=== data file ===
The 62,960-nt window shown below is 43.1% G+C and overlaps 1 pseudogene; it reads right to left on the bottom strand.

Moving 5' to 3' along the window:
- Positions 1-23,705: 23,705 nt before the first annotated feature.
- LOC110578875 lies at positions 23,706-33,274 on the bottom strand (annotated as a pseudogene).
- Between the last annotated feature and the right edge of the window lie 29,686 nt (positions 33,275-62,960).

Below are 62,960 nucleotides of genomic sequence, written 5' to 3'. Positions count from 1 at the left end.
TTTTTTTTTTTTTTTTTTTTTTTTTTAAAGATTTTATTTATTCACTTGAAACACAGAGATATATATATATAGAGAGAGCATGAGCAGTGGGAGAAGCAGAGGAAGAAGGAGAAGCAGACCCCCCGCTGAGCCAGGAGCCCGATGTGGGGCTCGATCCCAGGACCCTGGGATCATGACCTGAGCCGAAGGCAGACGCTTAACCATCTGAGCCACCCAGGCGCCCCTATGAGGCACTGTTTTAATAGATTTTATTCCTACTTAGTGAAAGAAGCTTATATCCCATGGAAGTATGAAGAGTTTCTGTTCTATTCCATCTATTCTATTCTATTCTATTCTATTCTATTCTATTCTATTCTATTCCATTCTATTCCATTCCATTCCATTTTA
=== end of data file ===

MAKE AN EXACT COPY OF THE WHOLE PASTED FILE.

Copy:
The 62,960-nt window shown below is 43.1% G+C and overlaps 1 pseudogene; it reads right to left on the bottom strand.

Moving 5' to 3' along the window:
- Positions 1-23,705: 23,705 nt before the first annotated feature.
- LOC110578875 lies at positions 23,706-33,274 on the bottom strand (annotated as a pseudogene).
- Between the last annotated feature and the right edge of the window lie 29,686 nt (positions 33,275-62,960).

Below are 62,960 nucleotides of genomic sequence, written 5' to 3'. Positions count from 1 at the left end.
TTTTTTTTTTTTTTTTTTTTTTTTTTAAAGATTTTATTTATTCACTTGAAACACAGAGATATATATATATAGAGAGAGCATGAGCAGTGGGAGAAGCAGAGGAAGAAGGAGAAGCAGACCCCCCGCTGAGCCAGGAGCCCGATGTGGGGCTCGATCCCAGGACCCTGGGATCATGACCTGAGCCGAAGGCAGACGCTTAACCATCTGAGCCACCCAGGCGCCCCTATGAGGCACTGTTTTAATAGATTTTATTCCTACTTAGTGAAAGAAGCTTATATCCCATGGAAGTATGAAGAGTTTCTGTTCTATTCCATCTATTCTATTCTATTCTATTCTATTCTATTCTATTCTATTCTATTCCATTCTATTCCATTCCATTCCATTTTA